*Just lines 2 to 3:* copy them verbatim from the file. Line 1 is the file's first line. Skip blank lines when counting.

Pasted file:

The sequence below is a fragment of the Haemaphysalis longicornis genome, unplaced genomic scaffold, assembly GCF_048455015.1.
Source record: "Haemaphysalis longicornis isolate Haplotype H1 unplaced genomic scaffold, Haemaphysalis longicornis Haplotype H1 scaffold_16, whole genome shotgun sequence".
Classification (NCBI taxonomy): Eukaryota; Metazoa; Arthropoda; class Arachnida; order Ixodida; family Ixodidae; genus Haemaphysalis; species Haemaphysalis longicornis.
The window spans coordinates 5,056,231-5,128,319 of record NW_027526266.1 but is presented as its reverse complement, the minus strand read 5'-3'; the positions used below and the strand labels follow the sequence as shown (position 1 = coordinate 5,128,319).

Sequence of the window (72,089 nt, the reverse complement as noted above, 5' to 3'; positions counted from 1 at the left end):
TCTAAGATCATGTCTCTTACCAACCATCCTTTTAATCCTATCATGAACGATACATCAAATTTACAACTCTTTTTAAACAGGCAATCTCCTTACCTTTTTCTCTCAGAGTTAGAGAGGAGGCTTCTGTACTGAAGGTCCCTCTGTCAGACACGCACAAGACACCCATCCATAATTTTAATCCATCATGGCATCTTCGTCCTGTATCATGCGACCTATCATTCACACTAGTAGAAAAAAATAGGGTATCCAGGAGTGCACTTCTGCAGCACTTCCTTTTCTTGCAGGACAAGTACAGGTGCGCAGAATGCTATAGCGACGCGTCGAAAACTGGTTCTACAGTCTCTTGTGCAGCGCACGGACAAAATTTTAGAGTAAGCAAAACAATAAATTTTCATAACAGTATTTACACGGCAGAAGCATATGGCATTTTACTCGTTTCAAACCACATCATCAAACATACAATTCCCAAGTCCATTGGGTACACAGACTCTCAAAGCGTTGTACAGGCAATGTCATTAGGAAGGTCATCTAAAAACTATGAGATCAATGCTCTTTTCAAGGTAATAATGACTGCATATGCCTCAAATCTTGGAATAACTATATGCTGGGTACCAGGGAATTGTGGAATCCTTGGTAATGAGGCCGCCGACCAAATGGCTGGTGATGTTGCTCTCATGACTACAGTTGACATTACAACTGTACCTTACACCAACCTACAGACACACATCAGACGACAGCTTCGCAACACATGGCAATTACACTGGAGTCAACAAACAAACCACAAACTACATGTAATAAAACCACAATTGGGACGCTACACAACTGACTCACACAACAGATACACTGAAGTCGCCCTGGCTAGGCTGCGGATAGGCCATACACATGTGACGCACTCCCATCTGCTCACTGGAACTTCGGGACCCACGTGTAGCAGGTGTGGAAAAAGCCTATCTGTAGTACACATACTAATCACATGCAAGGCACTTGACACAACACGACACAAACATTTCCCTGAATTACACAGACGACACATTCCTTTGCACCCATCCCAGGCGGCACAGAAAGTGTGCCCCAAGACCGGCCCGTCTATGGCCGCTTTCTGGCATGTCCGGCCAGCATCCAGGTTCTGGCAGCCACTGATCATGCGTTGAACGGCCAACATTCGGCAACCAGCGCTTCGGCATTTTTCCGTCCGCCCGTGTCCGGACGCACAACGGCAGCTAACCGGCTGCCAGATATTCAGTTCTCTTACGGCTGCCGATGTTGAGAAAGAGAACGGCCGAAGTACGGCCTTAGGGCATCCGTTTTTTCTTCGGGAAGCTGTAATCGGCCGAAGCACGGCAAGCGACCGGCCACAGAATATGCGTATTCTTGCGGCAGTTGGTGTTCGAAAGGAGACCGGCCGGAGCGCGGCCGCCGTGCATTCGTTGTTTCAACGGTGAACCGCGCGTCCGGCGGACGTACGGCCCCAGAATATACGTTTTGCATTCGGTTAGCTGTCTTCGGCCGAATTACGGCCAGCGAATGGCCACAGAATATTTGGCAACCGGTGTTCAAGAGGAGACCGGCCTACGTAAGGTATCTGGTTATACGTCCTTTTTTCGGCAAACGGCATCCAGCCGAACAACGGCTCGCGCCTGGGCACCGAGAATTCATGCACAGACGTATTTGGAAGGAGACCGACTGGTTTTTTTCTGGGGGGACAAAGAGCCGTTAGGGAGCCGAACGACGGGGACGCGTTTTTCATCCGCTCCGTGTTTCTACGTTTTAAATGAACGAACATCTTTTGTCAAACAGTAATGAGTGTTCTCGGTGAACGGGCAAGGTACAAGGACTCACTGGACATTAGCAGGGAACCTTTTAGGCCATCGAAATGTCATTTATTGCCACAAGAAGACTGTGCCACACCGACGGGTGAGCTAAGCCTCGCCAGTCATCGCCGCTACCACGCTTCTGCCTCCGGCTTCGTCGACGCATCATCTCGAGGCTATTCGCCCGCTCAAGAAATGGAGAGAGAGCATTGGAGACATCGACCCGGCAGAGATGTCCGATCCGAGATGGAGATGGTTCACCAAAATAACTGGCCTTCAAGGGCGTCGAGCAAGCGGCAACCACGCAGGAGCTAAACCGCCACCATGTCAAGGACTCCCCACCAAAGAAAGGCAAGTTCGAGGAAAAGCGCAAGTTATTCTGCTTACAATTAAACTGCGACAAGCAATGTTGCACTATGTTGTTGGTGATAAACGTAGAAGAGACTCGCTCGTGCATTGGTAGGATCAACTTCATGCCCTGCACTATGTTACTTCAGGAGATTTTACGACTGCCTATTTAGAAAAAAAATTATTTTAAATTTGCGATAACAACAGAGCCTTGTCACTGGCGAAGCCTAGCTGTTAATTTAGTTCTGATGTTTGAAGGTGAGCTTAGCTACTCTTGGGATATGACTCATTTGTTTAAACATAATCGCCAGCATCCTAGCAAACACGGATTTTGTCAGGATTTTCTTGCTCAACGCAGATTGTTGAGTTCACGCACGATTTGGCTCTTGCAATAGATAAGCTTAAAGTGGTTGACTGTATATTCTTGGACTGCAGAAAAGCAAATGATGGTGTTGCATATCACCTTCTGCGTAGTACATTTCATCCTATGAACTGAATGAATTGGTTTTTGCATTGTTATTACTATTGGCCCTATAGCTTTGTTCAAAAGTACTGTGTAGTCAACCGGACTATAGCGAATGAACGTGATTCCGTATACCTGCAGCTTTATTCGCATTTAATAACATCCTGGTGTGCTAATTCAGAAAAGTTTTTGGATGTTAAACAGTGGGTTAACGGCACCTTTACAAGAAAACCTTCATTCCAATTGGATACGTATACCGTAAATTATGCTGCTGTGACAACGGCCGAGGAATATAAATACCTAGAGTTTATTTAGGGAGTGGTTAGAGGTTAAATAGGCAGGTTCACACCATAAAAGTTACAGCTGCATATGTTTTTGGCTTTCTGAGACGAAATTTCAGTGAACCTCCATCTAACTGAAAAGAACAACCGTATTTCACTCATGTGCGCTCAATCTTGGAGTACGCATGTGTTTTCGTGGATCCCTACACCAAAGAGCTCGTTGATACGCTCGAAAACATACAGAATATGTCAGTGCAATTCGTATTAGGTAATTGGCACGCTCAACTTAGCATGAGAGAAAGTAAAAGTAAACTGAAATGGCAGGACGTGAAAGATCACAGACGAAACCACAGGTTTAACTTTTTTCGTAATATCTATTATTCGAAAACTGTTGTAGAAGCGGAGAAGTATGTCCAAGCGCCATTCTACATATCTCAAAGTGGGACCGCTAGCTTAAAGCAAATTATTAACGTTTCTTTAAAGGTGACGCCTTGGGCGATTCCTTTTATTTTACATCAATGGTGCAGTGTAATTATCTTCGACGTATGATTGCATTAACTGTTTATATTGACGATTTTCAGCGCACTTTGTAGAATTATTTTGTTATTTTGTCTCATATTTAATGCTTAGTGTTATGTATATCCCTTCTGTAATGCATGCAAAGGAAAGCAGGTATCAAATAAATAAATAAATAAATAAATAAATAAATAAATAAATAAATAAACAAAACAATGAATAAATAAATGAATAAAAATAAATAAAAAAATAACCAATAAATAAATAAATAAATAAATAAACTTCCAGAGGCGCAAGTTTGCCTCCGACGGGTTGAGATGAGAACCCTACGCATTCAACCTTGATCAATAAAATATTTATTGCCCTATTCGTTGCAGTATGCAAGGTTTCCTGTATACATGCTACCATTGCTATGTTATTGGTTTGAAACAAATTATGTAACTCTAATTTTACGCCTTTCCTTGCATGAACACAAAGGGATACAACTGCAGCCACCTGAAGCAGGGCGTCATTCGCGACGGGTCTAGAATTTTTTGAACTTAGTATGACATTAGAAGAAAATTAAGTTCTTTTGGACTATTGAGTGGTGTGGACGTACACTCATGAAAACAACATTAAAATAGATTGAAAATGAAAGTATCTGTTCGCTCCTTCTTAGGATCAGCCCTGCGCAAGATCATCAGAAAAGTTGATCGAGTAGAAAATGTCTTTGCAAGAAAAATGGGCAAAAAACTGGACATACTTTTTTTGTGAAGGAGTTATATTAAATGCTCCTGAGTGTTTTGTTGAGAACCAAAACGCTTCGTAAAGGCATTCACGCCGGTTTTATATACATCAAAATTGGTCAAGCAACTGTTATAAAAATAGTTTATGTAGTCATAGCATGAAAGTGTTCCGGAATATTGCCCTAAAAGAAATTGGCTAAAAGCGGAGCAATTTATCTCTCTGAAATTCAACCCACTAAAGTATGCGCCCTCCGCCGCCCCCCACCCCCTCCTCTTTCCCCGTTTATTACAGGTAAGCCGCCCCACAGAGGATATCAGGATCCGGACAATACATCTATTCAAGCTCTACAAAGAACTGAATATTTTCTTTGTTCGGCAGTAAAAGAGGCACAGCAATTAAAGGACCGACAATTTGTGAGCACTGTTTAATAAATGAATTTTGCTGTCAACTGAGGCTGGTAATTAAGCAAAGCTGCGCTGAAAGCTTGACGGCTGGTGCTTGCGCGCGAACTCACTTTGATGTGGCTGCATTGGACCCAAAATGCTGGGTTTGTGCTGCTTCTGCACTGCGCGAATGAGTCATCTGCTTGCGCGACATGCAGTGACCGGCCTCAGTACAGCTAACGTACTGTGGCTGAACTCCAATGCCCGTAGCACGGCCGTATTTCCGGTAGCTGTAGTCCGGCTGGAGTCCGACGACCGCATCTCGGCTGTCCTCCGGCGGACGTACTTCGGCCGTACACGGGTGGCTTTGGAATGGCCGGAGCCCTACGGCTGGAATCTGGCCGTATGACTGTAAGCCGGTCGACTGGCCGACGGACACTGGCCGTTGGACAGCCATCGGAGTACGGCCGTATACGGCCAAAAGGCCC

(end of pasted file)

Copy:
Source record: "Haemaphysalis longicornis isolate Haplotype H1 unplaced genomic scaffold, Haemaphysalis longicornis Haplotype H1 scaffold_16, whole genome shotgun sequence".
Classification (NCBI taxonomy): Eukaryota; Metazoa; Arthropoda; class Arachnida; order Ixodida; family Ixodidae; genus Haemaphysalis; species Haemaphysalis longicornis.